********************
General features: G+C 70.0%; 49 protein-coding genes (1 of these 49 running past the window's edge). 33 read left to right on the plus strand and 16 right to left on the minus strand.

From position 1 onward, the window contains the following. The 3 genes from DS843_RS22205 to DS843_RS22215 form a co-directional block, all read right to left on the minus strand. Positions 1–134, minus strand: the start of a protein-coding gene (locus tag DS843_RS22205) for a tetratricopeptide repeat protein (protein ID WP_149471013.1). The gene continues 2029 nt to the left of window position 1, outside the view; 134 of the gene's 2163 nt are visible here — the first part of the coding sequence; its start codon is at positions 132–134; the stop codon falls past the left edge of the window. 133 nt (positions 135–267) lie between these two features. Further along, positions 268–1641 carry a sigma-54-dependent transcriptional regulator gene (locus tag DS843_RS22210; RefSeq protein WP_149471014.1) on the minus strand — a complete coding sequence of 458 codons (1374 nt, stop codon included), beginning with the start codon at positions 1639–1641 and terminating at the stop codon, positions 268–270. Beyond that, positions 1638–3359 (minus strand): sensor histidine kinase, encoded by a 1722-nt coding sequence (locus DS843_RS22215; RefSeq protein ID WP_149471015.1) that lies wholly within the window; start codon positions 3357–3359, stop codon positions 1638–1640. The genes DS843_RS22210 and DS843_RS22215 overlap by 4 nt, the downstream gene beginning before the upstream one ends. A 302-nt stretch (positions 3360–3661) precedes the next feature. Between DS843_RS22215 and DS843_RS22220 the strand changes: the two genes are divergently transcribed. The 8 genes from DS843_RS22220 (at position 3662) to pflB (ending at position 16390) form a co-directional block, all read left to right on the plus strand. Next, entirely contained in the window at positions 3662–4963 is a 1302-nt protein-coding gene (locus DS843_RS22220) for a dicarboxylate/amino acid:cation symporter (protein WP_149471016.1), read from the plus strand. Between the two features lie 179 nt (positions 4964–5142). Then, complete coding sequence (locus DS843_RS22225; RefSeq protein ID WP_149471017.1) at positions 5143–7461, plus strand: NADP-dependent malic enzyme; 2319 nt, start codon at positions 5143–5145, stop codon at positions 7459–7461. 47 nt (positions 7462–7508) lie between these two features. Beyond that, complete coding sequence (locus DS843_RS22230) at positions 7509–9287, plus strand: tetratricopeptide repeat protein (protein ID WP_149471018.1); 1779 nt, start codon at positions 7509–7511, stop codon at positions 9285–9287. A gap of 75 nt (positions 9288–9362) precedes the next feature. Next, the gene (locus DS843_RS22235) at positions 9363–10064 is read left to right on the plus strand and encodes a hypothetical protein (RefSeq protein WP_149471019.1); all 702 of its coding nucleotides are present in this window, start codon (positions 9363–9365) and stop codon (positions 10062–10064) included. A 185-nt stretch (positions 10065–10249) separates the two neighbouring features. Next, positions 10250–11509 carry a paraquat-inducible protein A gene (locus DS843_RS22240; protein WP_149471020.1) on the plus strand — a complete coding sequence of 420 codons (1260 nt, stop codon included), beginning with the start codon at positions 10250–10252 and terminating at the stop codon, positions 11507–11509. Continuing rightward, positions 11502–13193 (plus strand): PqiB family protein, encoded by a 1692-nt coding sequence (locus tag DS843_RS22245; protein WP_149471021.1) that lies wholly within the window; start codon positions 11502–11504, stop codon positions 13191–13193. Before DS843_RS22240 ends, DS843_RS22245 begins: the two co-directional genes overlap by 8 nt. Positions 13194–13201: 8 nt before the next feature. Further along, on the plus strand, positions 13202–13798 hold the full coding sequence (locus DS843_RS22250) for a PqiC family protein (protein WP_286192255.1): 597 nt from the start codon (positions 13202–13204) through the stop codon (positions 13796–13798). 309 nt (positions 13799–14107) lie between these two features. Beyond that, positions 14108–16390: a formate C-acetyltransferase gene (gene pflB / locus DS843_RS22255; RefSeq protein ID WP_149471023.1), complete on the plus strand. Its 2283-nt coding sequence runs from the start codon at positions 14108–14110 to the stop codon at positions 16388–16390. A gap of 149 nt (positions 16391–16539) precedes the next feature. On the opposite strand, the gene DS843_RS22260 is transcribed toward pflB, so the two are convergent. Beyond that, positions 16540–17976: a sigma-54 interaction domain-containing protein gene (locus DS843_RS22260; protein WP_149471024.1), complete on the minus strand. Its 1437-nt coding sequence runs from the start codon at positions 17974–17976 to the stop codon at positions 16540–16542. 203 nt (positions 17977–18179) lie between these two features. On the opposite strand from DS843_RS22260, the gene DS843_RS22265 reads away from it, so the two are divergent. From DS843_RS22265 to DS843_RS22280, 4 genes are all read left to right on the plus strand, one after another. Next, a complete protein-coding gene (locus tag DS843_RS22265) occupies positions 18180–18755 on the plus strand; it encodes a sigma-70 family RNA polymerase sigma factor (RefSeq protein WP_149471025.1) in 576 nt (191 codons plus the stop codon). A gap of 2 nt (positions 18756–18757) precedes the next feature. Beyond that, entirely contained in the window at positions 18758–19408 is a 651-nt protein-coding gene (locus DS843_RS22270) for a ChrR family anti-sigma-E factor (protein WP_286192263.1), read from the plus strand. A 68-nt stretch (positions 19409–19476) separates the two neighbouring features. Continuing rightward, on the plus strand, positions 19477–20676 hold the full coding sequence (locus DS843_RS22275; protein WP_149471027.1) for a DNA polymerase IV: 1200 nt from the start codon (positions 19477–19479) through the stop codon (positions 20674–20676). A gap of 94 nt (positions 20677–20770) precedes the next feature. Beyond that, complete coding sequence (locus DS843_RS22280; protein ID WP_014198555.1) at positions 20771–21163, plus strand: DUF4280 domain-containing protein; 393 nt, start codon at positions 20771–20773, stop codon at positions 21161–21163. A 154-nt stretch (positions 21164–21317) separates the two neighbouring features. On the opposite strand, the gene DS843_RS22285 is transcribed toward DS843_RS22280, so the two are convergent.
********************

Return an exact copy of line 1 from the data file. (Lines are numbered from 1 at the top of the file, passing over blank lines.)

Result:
General features: G+C 70.0%; 49 protein-coding genes (1 of these 49 running past the window's edge). 33 read left to right on the plus strand and 16 right to left on the minus strand.